The 80 s' Women’s Bodybuilding: becomes popular even televised.
Rachel Mclish: from Texas, becomes the first Woman to Win the first Ms. Olympia tital, in 1980 and 82, Rachel became the most photographed woman for sports and fitness magazine covers for 5 years running.
Rachel also went onto a motion picture career seen in Pumping Iron II and others.
Rachel has also written books on Weight Training and even enjoyed success on the New York Times Best Seller List. Her hard work and aesthetics go on to inspire women's bodybuilding, earning her place in the evolution of weight training.
The Mass Monsters:
The Early 90s’ AKA (The Growth Hormone era), see more change in bodybuilding. From this time period the face of the beach body becomes interrupted. The clean, visual, aesthetic lines and separated muscle belies including the wide shoulder to narrow waste ratio and look of athleticism now becomes foggy.
Dorian Yates AKA (The Shadow), wins his first Mr. Olympia in 1992 and is hardy recognized as a traditional bodybuilder. Dorian being a Mass monster and the biggest man on the stage or any stage of that time was his to claim.
Dorian didn’t train in the more traditional way, he trained with super-intensity! And his body showed those results, but... Dorian also suffered many painful and career ending injuries.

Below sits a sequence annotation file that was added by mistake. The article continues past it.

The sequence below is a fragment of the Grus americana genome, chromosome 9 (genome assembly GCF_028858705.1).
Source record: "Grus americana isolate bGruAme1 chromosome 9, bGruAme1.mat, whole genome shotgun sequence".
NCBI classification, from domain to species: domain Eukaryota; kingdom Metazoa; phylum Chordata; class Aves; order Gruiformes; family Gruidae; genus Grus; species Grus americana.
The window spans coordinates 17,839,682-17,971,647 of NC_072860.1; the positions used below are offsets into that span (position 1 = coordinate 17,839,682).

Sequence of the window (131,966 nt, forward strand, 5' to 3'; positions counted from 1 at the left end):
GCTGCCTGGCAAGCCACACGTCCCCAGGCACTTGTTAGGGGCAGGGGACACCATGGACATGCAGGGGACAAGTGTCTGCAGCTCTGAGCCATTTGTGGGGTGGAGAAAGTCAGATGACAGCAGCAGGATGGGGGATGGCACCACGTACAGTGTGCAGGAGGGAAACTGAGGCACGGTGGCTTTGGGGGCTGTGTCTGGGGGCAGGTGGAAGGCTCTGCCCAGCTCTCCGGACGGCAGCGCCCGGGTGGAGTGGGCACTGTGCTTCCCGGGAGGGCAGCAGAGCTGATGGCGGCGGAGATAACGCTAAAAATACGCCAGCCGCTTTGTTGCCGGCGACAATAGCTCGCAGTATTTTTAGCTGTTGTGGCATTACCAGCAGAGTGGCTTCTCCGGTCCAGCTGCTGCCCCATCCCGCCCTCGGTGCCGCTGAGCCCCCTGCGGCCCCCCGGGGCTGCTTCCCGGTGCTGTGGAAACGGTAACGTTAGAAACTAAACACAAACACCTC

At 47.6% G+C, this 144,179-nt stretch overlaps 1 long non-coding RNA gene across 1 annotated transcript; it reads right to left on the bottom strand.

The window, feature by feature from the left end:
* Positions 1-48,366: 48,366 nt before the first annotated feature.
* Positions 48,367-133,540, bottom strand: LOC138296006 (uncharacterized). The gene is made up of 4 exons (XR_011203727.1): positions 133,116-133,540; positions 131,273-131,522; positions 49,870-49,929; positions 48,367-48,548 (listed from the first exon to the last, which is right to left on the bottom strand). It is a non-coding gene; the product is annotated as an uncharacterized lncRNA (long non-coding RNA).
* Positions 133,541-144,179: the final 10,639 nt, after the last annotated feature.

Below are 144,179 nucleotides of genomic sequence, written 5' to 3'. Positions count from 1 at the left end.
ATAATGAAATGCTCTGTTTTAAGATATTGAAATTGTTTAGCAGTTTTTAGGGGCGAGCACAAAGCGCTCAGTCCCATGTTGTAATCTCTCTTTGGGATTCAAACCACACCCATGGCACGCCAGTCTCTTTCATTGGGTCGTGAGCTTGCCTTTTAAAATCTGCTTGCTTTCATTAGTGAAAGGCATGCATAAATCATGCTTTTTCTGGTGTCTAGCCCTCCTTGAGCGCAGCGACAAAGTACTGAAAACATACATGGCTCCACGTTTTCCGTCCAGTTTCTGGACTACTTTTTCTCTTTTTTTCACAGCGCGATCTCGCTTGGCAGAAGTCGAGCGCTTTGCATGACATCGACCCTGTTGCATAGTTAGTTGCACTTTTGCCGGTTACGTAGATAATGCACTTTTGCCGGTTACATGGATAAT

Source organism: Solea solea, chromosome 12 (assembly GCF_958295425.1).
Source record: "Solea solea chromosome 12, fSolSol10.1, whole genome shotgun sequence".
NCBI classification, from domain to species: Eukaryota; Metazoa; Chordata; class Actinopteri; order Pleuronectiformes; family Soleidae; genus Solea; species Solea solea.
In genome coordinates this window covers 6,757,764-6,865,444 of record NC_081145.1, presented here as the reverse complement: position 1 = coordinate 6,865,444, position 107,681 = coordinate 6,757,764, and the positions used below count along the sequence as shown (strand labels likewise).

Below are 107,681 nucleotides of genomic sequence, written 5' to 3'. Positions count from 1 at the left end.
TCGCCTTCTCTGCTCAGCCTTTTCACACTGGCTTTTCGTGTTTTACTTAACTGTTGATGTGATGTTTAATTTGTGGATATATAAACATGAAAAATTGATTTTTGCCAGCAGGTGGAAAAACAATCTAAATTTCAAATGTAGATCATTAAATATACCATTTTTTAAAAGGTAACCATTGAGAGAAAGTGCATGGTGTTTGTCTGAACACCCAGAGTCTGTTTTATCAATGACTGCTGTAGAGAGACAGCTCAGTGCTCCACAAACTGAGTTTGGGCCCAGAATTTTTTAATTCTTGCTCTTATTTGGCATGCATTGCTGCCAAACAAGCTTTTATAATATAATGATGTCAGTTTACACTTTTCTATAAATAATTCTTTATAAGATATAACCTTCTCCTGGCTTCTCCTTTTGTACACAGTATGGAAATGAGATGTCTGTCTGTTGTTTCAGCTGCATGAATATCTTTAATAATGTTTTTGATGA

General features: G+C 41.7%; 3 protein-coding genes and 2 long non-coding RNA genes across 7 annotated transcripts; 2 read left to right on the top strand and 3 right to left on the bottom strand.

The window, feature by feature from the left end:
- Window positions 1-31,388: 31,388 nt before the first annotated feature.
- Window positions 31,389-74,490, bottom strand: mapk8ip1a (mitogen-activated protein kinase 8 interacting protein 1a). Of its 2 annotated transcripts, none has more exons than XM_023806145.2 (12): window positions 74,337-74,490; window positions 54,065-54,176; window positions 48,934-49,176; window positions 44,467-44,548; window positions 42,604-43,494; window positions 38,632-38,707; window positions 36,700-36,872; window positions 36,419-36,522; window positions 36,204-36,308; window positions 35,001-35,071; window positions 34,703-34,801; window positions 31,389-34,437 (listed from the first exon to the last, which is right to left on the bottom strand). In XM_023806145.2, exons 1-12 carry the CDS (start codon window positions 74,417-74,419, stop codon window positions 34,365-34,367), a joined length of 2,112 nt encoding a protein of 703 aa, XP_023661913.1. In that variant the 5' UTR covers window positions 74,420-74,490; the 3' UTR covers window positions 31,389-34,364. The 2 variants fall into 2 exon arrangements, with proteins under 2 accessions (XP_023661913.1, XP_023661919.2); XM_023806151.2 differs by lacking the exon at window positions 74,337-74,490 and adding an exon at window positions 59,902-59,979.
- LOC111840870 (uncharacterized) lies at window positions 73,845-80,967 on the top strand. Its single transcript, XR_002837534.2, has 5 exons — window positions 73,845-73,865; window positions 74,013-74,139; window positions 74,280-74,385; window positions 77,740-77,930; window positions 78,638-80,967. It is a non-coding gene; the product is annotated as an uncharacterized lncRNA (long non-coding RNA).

Somewhere along the decades of time professional bodybuilding seems to have lost its way. The bodies don’t resemble healthy symmetrical physiques that the younger generation can attain, or aspire to. As a result attendance at some of these competitions is down significantly.
Arnold has quoted: “The professional bodybuilders today have become too big”. Joe Weider the Founder of the IFBB, Mr. Olympia and owner of Flex and Muscle and Fitness... shared a reflected moment in later years in his magazine with a former Olympian, “wondering... what he had created”.
This was not Joe’s original image and direction of the Olympia.
Amateur and Professional sports all over the world add more and more pressure politically and financially to athletes.
The original Olympia purse was around $1000.00 dollars in 1965, todays professional purses are over $400.000.00 that does not include endorsements and other financial advertising opportunities.
Where ever there’s more money and fame, you often get corruption, not just in professional bodybuilding as most people know, this also goes on in many sports including amateur events, and can even be seen in some Olympic events.
Athletic Gyms and Health Clubs have been around for some time. You may laugh in disbelief, but... gymnasiums date as far back to over 3000 years ago in ancient Persia, the Persians strongly encouraged physical strength and fitness.
Ancient Greece also boasted Gymnasiums, although a little different than what is perceived as a western Gym today; these were outfitted for wrestling, swimming, gymnastics with relaxing bath facilities. The ancient Greeks prized physical and intellectual education very highly.
Evolution of Weight Training Enjoys Popularity in The 1850's